Background: Poorly-executed transitions out of the hospital contribute significant costs to the healthcare system. Several evidence-based interventions can reduce post-discharge utilization.
Objective: To evaluate the cost avoidance associated with implementation of the Care Transitions Intervention (CTI).
Design: A quasi-experimental cohort study using consecutive convenience sampling.
Patients: Fee-for-service Medicare beneficiaries hospitalized from 1 January 2009 to 31 May 2011 in six Rhode Island hospitals.
Intervention: The CTI is a patient-centered coaching intervention to empower individuals to better manage their health. It begins in-hospital and continues for 30 days, including one home visit and one to two phone calls.
Main measures: We examined post-discharge total utilization and costs for patients who received coaching (intervention group), who declined or were lost to follow-up (internal control group), and who were eligible, but not approached (external control group), using propensity score matching to control for baseline differences.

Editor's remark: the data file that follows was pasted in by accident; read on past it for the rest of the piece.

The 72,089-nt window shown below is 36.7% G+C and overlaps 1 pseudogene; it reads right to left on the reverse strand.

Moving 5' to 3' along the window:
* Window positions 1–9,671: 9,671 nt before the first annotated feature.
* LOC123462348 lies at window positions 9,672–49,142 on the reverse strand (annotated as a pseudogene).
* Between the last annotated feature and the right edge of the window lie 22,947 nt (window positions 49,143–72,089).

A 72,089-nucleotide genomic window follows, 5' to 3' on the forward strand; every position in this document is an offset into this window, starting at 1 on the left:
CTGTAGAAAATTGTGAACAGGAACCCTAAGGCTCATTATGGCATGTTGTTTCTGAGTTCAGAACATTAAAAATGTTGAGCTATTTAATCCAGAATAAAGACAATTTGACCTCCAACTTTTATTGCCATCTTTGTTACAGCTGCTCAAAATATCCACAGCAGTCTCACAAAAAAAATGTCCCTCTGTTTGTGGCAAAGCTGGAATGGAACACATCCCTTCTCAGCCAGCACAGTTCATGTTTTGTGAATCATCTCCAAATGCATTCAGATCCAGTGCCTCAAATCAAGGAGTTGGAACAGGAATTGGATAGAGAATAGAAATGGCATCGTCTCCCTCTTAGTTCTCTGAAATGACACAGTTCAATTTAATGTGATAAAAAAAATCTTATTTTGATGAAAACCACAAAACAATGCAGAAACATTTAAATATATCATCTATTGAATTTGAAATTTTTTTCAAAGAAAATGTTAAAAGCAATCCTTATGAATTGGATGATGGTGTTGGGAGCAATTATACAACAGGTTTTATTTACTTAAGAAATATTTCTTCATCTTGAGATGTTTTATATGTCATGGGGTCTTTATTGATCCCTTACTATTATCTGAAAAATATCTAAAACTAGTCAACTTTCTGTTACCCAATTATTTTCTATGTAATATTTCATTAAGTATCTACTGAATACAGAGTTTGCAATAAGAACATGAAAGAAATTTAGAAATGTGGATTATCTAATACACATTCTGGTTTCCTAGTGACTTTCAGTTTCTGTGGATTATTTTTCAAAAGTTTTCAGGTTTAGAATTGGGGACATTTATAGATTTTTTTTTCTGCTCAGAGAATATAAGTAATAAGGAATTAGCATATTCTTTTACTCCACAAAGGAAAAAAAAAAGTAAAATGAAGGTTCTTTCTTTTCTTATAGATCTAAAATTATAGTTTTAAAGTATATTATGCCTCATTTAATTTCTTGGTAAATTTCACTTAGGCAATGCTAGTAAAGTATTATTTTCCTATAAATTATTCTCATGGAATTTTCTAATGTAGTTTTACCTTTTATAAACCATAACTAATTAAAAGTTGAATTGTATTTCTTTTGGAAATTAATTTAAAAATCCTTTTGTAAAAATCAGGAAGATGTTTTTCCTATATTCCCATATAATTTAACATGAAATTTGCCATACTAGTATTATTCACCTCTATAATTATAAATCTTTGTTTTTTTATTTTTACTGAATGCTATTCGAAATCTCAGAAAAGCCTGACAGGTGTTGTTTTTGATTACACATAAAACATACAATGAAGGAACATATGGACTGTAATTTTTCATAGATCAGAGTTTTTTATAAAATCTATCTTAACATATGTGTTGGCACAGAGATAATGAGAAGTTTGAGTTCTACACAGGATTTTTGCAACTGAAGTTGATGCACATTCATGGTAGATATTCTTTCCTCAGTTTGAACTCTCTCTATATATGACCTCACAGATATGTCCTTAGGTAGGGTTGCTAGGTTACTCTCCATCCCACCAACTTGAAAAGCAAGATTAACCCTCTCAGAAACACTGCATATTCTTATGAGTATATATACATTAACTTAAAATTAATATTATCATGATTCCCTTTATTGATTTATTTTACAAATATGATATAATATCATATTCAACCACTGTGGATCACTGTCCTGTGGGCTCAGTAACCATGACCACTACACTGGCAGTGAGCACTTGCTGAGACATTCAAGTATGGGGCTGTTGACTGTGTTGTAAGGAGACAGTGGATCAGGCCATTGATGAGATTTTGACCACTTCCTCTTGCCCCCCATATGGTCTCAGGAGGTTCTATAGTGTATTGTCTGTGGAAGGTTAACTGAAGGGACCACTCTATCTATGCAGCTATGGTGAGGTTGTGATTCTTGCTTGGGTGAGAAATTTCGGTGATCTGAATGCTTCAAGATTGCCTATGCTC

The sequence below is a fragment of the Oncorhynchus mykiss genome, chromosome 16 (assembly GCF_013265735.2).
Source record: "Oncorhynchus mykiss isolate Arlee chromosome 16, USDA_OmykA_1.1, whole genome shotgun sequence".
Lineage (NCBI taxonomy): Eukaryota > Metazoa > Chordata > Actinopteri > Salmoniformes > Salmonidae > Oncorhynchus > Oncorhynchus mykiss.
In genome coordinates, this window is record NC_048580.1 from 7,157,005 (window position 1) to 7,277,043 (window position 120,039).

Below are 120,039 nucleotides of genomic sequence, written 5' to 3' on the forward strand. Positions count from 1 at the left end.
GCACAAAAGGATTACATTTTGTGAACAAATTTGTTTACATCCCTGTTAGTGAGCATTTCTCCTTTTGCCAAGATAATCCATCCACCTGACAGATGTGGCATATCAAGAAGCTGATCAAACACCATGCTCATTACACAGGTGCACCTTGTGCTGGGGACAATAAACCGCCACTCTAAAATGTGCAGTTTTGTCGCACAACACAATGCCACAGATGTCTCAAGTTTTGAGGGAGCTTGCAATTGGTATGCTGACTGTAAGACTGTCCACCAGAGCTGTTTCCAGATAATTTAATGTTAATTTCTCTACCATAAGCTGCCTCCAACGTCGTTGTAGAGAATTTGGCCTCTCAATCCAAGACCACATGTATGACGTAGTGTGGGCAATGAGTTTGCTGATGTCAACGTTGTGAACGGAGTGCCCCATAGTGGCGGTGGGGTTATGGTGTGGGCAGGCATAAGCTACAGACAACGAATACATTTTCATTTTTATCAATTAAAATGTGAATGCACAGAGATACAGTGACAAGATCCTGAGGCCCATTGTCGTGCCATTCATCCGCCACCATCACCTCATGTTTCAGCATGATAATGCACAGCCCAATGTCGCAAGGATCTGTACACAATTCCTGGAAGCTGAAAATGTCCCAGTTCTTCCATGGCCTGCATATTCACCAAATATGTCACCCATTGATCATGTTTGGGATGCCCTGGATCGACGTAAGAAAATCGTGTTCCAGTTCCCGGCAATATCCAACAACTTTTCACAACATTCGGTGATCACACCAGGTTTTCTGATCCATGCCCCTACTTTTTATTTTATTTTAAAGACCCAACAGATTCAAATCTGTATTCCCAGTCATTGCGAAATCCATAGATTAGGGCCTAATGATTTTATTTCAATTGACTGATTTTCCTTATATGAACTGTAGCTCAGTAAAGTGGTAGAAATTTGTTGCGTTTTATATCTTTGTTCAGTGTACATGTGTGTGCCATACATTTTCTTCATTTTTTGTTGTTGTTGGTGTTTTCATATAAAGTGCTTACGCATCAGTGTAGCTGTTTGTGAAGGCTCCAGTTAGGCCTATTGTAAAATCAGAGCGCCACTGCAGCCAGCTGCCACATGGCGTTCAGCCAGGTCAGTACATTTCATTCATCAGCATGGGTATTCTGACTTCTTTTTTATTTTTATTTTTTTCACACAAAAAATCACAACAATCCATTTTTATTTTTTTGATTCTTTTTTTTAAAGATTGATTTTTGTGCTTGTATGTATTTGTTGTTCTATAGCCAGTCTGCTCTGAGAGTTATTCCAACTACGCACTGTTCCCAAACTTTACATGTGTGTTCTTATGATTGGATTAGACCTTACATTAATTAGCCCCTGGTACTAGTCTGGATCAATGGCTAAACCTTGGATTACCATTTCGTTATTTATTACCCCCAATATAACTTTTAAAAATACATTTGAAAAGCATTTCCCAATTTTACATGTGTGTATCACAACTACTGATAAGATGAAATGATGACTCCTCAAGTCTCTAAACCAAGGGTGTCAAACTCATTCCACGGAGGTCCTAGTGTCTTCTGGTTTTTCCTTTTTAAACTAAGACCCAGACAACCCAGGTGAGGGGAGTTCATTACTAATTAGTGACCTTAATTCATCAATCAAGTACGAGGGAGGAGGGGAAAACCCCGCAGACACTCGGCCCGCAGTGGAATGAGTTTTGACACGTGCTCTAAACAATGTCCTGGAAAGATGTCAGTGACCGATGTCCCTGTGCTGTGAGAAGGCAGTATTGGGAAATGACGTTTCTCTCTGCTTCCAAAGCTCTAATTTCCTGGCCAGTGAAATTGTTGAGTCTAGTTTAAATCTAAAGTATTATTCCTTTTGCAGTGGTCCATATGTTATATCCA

Key results: Compared to matched internal controls (N = 321), the intervention group had significantly lower utilization in the 6 months after discharge and lower mean total health care costs ($14,729 vs. $18,779, P = 0.03). The cost avoided per patient receiving the intervention was $3,752, compared to internal controls. Results for the external control group were similar. Shifting of costs to other utilization types was not observed.
Conclusions: This analysis demonstrates that the CTI generates meaningful cost avoidance for at least 6 months post-hospitalization, and also provides useful metrics to evaluate the impact and cost avoidance of hospital readmission reduction programs.